Saturday, May 26, 2007

 

Compulsory Action is only way to Progress Fight Against Climate Change

It's hard not to feel impotence and despair over global warming. Today we read that only 30% of people think tax on air tickets should be increased, with 46% thinking it should remain the same. In addition we also read today that George Bush is determined not to budge an inch over his opposition to any action at all to alleviate global warming, on the grounds that we just aren't causing it. Those people who take the same line as Bush also tend to deny there is any warming either, despite the fact that pictures like that on the left seem to provide undeniable evidence.

I am constantly astonished at the determination of people, often highly intelligent and well informed, to deny what 99% of climate scientists are insisting is our last chance to do something about a looming planetary calamity. Another line often taken by the 'near deniers' is that they certainly won't do anything to fight climate change until the biggest polluters, the USA, accept the problem exists and resolve to join the campaign. Others say 'what can little old me do? I'm only one out of six billion people, so my efforts are likely to have such infinitesimal effect that it's best to ignore the whole thing'.

This is, of course, as the boffins put it, 'Bollocks'. When the world's future and that of our descendants are at stake, everyone has a responsibility to join the fight. According to the precautionary principle, even the climate change deniers should seek to reduce carbon emissions until their insistence that they are harmless is proven beyond doubt. The risks are too great not to. The first article linked above tells us that: 13% of fliers have given up flying as a result of climate change; 34% have cut down on short haul flights; and 31% on long haul ones. 29% say they have used carbon offset schemes to reduce the bad effects of their air travel- though it is far from clear whether such payments-mine included- do more than donate money to virtually unknown conmen . 83% of people in the top AB economic groups have flown recently compared with only 52% of those in the lowest DE groups.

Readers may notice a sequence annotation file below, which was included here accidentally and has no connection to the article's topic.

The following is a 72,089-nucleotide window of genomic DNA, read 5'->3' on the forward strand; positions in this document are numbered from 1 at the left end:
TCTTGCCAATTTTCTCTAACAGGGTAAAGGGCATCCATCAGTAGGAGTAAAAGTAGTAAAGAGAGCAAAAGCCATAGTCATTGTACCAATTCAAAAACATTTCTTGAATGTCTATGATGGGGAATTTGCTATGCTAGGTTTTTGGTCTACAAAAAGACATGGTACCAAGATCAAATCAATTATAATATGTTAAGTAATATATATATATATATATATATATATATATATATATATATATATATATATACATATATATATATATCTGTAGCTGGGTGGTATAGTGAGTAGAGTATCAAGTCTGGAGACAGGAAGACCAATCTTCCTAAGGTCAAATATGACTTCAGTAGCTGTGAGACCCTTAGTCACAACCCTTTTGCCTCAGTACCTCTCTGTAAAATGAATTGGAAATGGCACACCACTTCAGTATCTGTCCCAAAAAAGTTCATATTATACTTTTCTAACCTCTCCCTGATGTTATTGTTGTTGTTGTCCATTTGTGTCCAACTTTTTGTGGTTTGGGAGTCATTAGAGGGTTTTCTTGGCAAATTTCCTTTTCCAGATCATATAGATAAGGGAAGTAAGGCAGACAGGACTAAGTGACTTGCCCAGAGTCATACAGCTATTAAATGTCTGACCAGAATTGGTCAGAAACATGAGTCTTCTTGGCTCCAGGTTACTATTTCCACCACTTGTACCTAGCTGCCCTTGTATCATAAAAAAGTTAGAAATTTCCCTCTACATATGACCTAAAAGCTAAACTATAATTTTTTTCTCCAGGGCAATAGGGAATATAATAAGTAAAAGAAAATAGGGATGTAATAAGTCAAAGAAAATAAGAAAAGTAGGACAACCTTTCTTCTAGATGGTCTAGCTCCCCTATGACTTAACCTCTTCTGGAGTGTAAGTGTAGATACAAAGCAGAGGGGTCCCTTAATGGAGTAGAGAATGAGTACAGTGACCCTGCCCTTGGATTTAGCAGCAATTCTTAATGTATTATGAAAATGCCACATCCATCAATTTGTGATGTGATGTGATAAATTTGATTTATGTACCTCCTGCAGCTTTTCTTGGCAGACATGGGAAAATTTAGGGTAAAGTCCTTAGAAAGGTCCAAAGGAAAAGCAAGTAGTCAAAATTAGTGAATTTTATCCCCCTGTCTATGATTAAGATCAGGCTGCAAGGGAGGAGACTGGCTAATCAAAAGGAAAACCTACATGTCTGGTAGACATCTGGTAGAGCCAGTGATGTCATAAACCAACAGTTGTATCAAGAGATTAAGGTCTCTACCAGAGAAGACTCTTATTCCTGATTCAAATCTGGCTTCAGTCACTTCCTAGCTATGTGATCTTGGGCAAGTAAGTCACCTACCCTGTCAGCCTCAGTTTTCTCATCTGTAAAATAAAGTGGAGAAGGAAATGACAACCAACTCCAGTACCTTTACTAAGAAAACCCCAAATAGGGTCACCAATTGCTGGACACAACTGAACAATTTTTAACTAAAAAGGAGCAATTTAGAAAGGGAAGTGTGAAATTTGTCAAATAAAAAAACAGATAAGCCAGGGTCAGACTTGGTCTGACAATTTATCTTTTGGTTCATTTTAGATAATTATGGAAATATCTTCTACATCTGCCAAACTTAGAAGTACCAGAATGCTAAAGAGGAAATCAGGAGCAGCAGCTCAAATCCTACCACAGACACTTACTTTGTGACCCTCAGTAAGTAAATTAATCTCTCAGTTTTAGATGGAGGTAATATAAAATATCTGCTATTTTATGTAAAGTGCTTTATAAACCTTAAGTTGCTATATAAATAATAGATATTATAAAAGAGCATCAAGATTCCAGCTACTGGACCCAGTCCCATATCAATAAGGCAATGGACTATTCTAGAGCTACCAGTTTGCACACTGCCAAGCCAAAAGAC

All this suggests that voluntary action by fliers- despite their educated profile- is unlikely to be effective. It's sad to conclude, but like any other addicts, people, we, will just have to be dragged away from flying through increased taxes, transport charging and maybe even outright prohibition. Hugely depressing, I know, but there really seems to be no alternative.

Comments:
Rather than the pathetic request for people to switch TVs off stand-by, I'd prefer to see more "positive" suggestions for tackling climate change - more investment for innovative technologies. For example, I watched an episode of Dragons Den some months ago (excellent programme), and the inventors in the den were pitching a specially modified extension lead which neutralised the power emitted by a TV on stand-by - to the extent that switching the TV off stand-by had absolutely no effect on power output. It is technologies like these on a bigger scale which will "save the planet" - not taxation on flying, which in the end won't have a huge effect on consumption because (i) the market is already distorted by subsidies and monopolies and (ii) taxation on something international like air travel needs international initiative, which just doesn't exist at the moment.